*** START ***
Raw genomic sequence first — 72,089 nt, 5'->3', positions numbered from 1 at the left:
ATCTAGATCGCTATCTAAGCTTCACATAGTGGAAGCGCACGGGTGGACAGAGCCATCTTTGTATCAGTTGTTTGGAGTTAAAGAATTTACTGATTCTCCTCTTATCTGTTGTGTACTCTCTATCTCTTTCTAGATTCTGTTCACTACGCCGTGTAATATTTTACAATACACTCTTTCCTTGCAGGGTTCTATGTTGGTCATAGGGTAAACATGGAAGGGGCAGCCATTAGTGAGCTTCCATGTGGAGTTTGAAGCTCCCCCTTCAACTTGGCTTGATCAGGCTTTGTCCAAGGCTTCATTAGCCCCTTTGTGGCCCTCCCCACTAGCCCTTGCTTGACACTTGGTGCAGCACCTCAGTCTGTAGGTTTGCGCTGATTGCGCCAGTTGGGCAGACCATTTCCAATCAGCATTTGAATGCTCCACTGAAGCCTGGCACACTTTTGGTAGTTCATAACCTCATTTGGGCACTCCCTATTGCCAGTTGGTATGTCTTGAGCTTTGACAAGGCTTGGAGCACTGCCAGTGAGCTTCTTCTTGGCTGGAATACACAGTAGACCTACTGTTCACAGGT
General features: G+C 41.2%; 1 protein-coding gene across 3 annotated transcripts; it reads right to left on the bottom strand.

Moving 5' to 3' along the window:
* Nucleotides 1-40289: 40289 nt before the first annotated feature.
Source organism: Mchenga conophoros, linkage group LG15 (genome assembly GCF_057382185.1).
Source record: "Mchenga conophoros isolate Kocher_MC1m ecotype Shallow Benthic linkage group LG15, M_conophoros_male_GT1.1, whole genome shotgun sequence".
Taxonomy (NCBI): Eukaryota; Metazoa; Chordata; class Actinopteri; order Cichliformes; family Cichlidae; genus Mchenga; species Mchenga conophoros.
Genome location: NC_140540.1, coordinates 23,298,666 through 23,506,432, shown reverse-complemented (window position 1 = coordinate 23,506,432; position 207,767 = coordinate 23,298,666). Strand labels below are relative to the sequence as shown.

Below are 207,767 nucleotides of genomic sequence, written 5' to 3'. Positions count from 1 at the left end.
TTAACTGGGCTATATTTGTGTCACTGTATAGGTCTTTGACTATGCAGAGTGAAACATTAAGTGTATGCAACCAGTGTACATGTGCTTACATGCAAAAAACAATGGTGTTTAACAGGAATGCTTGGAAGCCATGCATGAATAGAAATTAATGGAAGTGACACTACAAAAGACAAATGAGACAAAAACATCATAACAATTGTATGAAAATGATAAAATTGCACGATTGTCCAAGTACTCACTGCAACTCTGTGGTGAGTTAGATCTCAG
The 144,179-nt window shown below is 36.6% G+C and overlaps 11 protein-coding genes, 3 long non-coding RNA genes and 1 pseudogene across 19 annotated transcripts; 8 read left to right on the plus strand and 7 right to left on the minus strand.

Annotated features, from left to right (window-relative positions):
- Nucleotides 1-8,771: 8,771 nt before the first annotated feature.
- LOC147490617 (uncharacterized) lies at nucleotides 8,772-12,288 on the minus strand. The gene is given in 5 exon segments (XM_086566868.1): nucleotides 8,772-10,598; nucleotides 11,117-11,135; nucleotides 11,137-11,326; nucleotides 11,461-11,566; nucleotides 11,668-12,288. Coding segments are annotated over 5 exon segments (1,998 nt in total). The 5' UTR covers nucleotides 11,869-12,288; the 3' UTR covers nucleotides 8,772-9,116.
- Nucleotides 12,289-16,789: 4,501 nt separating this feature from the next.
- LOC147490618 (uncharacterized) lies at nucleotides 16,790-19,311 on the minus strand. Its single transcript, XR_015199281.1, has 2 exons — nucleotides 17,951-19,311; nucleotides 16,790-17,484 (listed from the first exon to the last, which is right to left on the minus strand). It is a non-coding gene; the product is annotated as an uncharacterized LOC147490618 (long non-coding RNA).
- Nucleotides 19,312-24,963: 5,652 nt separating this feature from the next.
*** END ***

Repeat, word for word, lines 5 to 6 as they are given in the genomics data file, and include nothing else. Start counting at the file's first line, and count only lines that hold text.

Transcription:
* Nucleotides 1-40289: 40289 nt before the first annotated feature.
Source organism: Mchenga conophoros, linkage group LG15 (genome assembly GCF_057382185.1).